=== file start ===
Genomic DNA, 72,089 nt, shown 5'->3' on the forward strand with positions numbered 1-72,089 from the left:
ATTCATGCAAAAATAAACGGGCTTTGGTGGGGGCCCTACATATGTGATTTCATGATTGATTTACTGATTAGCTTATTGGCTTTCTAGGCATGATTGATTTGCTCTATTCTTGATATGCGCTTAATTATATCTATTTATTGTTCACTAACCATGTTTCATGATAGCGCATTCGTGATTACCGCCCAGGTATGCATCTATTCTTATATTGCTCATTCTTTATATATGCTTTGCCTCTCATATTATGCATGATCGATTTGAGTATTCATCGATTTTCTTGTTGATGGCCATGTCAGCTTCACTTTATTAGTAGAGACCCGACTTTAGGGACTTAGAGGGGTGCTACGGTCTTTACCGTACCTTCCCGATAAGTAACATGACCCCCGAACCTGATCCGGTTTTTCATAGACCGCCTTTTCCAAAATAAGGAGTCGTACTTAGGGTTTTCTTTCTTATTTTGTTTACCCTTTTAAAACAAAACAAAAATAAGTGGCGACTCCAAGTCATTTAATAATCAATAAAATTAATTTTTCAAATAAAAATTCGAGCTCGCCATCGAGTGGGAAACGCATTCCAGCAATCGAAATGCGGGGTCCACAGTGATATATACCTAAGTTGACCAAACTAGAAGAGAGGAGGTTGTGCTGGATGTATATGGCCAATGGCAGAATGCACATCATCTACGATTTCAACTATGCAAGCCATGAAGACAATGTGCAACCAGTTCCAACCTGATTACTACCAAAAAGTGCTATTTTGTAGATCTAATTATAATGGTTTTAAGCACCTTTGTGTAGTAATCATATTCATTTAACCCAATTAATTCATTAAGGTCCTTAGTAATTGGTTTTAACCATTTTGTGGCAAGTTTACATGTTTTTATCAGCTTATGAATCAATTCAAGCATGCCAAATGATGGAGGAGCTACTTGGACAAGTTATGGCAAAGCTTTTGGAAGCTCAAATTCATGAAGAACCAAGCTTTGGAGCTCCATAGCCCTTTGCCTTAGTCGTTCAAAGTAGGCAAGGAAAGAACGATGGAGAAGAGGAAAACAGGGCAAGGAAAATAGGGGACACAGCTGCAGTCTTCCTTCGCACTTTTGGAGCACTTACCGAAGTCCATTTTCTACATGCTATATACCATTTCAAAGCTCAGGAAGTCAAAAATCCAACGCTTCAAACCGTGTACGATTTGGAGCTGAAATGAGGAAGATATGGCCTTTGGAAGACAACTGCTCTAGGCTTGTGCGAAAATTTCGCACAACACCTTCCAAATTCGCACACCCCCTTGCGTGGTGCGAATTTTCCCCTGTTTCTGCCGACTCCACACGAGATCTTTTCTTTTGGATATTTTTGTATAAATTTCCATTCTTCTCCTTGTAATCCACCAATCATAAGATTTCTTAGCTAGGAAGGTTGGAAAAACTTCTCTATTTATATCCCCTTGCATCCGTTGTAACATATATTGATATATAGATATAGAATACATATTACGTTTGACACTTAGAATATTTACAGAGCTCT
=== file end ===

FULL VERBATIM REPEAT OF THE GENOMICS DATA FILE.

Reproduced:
Genomic DNA, 72,089 nt, shown 5'->3' on the forward strand with positions numbered 1-72,089 from the left:
ATTCATGCAAAAATAAACGGGCTTTGGTGGGGGCCCTACATATGTGATTTCATGATTGATTTACTGATTAGCTTATTGGCTTTCTAGGCATGATTGATTTGCTCTATTCTTGATATGCGCTTAATTATATCTATTTATTGTTCACTAACCATGTTTCATGATAGCGCATTCGTGATTACCGCCCAGGTATGCATCTATTCTTATATTGCTCATTCTTTATATATGCTTTGCCTCTCATATTATGCATGATCGATTTGAGTATTCATCGATTTTCTTGTTGATGGCCATGTCAGCTTCACTTTATTAGTAGAGACCCGACTTTAGGGACTTAGAGGGGTGCTACGGTCTTTACCGTACCTTCCCGATAAGTAACATGACCCCCGAACCTGATCCGGTTTTTCATAGACCGCCTTTTCCAAAATAAGGAGTCGTACTTAGGGTTTTCTTTCTTATTTTGTTTACCCTTTTAAAACAAAACAAAAATAAGTGGCGACTCCAAGTCATTTAATAATCAATAAAATTAATTTTTCAAATAAAAATTCGAGCTCGCCATCGAGTGGGAAACGCATTCCAGCAATCGAAATGCGGGGTCCACAGTGATATATACCTAAGTTGACCAAACTAGAAGAGAGGAGGTTGTGCTGGATGTATATGGCCAATGGCAGAATGCACATCATCTACGATTTCAACTATGCAAGCCATGAAGACAATGTGCAACCAGTTCCAACCTGATTACTACCAAAAAGTGCTATTTTGTAGATCTAATTATAATGGTTTTAAGCACCTTTGTGTAGTAATCATATTCATTTAACCCAATTAATTCATTAAGGTCCTTAGTAATTGGTTTTAACCATTTTGTGGCAAGTTTACATGTTTTTATCAGCTTATGAATCAATTCAAGCATGCCAAATGATGGAGGAGCTACTTGGACAAGTTATGGCAAAGCTTTTGGAAGCTCAAATTCATGAAGAACCAAGCTTTGGAGCTCCATAGCCCTTTGCCTTAGTCGTTCAAAGTAGGCAAGGAAAGAACGATGGAGAAGAGGAAAACAGGGCAAGGAAAATAGGGGACACAGCTGCAGTCTTCCTTCGCACTTTTGGAGCACTTACCGAAGTCCATTTTCTACATGCTATATACCATTTCAAAGCTCAGGAAGTCAAAAATCCAACGCTTCAAACCGTGTACGATTTGGAGCTGAAATGAGGAAGATATGGCCTTTGGAAGACAACTGCTCTAGGCTTGTGCGAAAATTTCGCACAACACCTTCCAAATTCGCACACCCCCTTGCGTGGTGCGAATTTTCCCCTGTTTCTGCCGACTCCACACGAGATCTTTTCTTTTGGATATTTTTGTATAAATTTCCATTCTTCTCCTTGTAATCCACCAATCATAAGATTTCTTAGCTAGGAAGGTTGGAAAAACTTCTCTATTTATATCCCCTTGCATCCGTTGTAACATATATTGATATATAGATATAGAATACATATTACGTTTGACACTTAGAATATTTACAGAGCTCT